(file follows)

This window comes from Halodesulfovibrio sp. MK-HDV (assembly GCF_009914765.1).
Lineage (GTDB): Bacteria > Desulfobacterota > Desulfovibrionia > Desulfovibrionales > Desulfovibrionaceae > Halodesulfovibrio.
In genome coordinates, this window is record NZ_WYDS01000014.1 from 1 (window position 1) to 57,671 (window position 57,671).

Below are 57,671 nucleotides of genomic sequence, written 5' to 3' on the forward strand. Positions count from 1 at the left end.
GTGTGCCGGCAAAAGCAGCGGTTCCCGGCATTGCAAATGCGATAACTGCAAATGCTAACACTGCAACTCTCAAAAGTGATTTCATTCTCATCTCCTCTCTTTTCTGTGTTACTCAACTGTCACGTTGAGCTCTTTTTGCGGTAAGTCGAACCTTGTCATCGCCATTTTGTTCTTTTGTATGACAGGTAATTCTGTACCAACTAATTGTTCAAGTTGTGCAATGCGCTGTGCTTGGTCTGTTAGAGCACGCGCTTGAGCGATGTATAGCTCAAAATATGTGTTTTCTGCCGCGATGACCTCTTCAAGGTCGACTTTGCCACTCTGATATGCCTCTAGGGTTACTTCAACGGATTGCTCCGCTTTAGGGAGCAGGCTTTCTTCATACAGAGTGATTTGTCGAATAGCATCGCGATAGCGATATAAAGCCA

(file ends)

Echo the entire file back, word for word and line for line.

This window comes from Halodesulfovibrio sp. MK-HDV (assembly GCF_009914765.1).
Lineage (GTDB): Bacteria > Desulfobacterota > Desulfovibrionia > Desulfovibrionales > Desulfovibrionaceae > Halodesulfovibrio.
In genome coordinates, this window is record NZ_WYDS01000014.1 from 1 (window position 1) to 57,671 (window position 57,671).

Below are 57,671 nucleotides of genomic sequence, written 5' to 3' on the forward strand. Positions count from 1 at the left end.
GTGTGCCGGCAAAAGCAGCGGTTCCCGGCATTGCAAATGCGATAACTGCAAATGCTAACACTGCAACTCTCAAAAGTGATTTCATTCTCATCTCCTCTCTTTTCTGTGTTACTCAACTGTCACGTTGAGCTCTTTTTGCGGTAAGTCGAACCTTGTCATCGCCATTTTGTTCTTTTGTATGACAGGTAATTCTGTACCAACTAATTGTTCAAGTTGTGCAATGCGCTGTGCTTGGTCTGTTAGAGCACGCGCTTGAGCGATGTATAGCTCAAAATATGTGTTTTCTGCCGCGATGACCTCTTCAAGGTCGACTTTGCCACTCTGATATGCCTCTAGGGTTACTTCAACGGATTGCTCCGCTTTAGGGAGCAGGCTTTCTTCATACAGAGTGATTTGTCGAATAGCATCGCGATAGCGATATAAAGCCA